IN A WARREN OF BASEMENT ROOMS at a Hopkins magnetic resonance imaging (MRI) facility, neuroradiologist Norman Beauchamp Jr. leans against a wall while he draws me a graph on a blackboard. It's late, and the poor man's eyes twitch with fatigue. He's been overseeing the MRI scanner, checking images, working with technicians until early afternoon, then been holed up in a dark film-reading room, confiding scan results into a small tape recorder for the next few hours. Out of curiosity, I ask him something theoretical about MRI, which I know I'll never put into this article. I tell him that, but he answers anyway. He sheds his fatigue like a coat and talks to me because he's driven. Beauchamp is Aladdin; he's been in the cave, seen the treasure, and now is trying to figure out how best to get it to the light of day. Not many have seen what he has, and it's hard to sit on it.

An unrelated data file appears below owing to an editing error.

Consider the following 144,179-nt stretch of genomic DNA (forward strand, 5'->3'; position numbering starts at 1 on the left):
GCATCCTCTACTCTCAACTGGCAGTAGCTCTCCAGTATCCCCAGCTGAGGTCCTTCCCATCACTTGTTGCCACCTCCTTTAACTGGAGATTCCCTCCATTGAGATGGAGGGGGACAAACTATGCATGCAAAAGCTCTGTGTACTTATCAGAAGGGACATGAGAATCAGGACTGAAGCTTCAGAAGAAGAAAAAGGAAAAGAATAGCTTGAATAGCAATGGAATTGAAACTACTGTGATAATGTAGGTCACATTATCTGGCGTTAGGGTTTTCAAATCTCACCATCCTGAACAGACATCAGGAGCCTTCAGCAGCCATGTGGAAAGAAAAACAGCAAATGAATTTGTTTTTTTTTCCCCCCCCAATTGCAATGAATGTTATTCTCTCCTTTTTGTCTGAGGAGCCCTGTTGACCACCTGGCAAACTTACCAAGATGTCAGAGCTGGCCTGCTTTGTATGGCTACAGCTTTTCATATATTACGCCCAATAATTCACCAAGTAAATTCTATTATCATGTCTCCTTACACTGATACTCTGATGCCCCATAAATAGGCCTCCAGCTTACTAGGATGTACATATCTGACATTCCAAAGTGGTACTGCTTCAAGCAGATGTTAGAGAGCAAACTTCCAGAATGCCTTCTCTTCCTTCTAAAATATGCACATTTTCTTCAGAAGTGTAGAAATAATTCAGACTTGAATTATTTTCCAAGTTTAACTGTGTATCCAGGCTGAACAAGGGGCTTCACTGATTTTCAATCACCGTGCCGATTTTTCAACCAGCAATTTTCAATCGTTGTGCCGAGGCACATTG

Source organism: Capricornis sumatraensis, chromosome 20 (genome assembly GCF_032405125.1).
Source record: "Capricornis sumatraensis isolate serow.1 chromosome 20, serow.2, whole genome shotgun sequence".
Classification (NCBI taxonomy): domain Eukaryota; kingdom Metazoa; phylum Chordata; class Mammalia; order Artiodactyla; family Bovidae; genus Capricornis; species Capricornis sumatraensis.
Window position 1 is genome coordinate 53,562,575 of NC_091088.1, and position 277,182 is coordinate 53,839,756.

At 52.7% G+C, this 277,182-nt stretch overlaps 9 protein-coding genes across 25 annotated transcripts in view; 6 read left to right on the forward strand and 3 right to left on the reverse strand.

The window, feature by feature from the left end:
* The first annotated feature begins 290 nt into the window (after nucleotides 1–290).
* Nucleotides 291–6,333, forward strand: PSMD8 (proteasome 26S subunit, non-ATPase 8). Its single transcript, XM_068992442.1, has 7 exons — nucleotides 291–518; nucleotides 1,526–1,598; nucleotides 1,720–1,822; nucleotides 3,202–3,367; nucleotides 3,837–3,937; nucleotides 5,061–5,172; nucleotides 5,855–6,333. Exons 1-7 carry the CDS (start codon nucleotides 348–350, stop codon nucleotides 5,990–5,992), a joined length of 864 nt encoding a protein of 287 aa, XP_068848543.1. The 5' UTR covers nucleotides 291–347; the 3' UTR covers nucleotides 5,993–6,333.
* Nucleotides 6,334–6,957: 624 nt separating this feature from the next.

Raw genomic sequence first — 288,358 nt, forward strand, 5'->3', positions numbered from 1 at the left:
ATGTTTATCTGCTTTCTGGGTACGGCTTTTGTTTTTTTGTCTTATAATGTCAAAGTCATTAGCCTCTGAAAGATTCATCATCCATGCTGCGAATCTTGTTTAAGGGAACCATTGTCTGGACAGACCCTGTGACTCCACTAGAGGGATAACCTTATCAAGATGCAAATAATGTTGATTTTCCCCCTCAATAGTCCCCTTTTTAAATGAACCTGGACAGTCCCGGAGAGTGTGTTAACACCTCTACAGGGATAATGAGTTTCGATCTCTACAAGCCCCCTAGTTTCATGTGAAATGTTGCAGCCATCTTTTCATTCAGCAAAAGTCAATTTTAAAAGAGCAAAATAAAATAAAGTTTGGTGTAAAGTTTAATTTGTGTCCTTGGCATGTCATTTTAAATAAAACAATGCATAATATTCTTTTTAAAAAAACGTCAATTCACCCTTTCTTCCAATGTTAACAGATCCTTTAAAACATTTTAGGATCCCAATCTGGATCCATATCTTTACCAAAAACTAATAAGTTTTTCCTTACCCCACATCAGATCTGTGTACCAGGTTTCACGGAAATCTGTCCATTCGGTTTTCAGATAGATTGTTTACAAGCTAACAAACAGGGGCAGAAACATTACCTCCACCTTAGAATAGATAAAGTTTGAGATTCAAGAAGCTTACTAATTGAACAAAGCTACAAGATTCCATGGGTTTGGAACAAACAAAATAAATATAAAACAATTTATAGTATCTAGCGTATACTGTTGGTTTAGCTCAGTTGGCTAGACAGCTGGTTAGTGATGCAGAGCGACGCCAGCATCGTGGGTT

"We need to extend tPA's therapeutic window," Beauchamp declares. An extension from three hours to, say, 12, could almost quadruple the number of potential tPA patients, he says, based on numbers from a large stroke trial conducted by a consortium of European medical centers. "But such an extension means we'd unfailingly have to be able to pick out those 'at risk' [of bleeding]. So what do we really need? A test that makes a person's infarction conspicuous. MRI can do that." MRI, he says, will soon routinely be able to tell if infarctions exist and you can't give tPA, or if they don't and you can.
Beauchamp and a coterie of fellow neuroradiologists and